develop its own software with integration points and common formats so that each service's
unique, specific simulations can be represented across a common backdrop.

"We've tried to coalesce requirements from the various services under a single
software segment specification," Beasley said. "I've been working under an
operational requirements document for some time, and the update is being finalized."

But given the high degree of interoperability required, JSIMS software development will
be particularly challenging, Beasley said. His team has begun the daunting task of
developing more than a million lines of software code for the integration.

"For our initial software build, we're using SunSoft Solaris and Solaris NT as
part of our working effort," Beasley said.

TRW Inc. of Cleveland last December won a seven-year, $69.2 million contract to provide
systems integration and development for JSIMS. TRW's subcontractors include Aegis Research
of Huntsville, Ala., Aurora Simulation Inc. of Reston, Va., Matcom 2 of Alexandria, Va.,
MRJ of Fairfax, Va., Science Applications International Corp. of San Diego and Sparta Inc.
of Laguna Hills, Calif. SAIC is developing the JSIMS core infrastructure and system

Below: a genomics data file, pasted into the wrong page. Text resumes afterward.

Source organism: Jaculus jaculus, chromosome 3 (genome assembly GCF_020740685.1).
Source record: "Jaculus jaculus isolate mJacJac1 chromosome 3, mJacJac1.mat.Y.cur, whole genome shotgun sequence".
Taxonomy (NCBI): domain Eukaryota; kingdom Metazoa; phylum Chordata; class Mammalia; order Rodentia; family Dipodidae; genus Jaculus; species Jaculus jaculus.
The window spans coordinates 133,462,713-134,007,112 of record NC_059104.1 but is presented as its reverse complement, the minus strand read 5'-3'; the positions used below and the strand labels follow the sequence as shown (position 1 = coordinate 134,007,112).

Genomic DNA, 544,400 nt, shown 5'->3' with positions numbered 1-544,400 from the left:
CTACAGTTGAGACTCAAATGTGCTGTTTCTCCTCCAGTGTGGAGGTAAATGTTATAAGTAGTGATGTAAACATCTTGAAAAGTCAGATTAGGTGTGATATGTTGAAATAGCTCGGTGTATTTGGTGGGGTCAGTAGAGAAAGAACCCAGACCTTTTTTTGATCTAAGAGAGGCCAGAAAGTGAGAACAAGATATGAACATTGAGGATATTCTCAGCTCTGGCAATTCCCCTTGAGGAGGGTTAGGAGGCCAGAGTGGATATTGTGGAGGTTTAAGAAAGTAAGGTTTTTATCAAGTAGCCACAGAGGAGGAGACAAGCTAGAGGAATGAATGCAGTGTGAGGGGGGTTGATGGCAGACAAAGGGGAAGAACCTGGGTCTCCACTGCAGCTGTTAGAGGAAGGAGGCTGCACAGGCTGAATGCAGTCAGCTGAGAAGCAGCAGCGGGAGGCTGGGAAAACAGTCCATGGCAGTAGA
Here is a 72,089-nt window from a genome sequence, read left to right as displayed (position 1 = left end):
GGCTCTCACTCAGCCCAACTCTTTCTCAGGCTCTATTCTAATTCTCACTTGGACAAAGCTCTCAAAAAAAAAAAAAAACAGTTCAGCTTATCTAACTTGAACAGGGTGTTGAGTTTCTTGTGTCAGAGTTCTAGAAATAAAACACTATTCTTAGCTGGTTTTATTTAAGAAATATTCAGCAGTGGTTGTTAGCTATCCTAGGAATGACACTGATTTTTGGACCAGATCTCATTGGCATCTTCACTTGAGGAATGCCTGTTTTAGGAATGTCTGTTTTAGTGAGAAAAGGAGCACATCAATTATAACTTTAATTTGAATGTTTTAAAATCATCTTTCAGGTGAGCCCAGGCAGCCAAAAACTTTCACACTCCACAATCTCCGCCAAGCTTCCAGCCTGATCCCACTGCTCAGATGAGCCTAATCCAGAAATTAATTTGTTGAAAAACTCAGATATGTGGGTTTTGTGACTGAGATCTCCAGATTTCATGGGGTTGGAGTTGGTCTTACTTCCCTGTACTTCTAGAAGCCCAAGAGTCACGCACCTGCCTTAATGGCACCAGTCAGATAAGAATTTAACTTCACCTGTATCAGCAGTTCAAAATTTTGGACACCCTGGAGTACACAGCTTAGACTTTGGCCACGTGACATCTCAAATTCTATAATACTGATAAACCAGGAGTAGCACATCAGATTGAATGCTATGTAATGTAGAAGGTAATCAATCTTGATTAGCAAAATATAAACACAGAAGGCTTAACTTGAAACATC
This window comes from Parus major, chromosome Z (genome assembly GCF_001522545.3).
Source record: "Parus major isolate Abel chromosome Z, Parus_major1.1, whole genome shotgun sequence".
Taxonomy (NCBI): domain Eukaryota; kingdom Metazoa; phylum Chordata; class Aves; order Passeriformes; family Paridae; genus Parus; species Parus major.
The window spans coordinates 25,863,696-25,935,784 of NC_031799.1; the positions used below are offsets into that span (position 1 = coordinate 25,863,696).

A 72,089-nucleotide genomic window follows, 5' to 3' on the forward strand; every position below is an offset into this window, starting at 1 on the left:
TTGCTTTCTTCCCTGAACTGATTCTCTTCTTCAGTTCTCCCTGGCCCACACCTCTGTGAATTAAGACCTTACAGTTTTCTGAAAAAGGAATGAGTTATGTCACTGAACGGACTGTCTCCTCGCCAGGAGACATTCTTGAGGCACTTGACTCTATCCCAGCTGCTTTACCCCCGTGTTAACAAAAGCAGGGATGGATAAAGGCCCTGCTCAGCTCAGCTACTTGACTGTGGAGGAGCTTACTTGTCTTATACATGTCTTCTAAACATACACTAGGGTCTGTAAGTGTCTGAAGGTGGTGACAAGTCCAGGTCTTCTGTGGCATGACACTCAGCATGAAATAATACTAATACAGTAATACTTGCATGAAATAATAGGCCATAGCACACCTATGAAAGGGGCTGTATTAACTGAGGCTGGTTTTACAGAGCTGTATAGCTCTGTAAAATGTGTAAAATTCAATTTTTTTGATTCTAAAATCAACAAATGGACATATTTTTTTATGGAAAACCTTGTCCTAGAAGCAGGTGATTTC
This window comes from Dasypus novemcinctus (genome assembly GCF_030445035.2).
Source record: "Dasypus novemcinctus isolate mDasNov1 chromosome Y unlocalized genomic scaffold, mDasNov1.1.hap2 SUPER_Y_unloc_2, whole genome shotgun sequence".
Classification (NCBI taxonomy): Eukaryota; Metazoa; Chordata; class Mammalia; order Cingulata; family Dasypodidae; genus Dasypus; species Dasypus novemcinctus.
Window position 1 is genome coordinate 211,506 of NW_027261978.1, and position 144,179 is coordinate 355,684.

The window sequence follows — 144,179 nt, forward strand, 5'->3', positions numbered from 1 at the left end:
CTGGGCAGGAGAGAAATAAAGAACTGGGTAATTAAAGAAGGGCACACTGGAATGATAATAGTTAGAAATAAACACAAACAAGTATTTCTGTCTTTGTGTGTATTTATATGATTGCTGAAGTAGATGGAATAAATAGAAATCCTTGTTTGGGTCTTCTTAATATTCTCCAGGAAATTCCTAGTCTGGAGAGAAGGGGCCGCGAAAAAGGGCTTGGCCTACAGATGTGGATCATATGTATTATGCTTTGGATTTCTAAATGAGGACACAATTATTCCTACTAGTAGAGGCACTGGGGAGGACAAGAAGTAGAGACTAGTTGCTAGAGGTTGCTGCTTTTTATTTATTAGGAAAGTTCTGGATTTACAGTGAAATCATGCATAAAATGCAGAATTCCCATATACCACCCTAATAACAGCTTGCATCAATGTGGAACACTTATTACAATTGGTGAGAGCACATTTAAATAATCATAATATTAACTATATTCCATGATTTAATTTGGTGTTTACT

"We're looking at a layered systems integration architecture," Beasley said.

The JSIMS team has not set a hardware specification, but DOD wants the software
developers to "build a veneer that is open and adaptable to just about any
system," he said.

JSIMS will follow a distributed system rather than a massively parallel approach, he
said. The individual services will decide what hardware to use.

"We're trying to stay well away from large computers or massively parallel
computers because I want to be able to distribute this out to field units wherever they
might be," Beasley said. "We're trying to keep it an open system for maximum
portability across systems hardware. From ships at sea to garrisons, there's a host of
equipment that we're going to have to tie into."

Now many of the models run on VAXes and large-scale mainframes. "That limits the
distributability and the frequency of use of the models," said David Pratt, JSIMS
technical director. "What we're developing is a distributed computing architecture in
which I can build a cluster of Unix workstations over a high-speed network."

When the JSIMS team was planning the simulation system, it realized it had to move away
from supercomputing to make the system easily usable across the services.

"It boils down to two fundamental issues: cost and efficiency," Pratt said.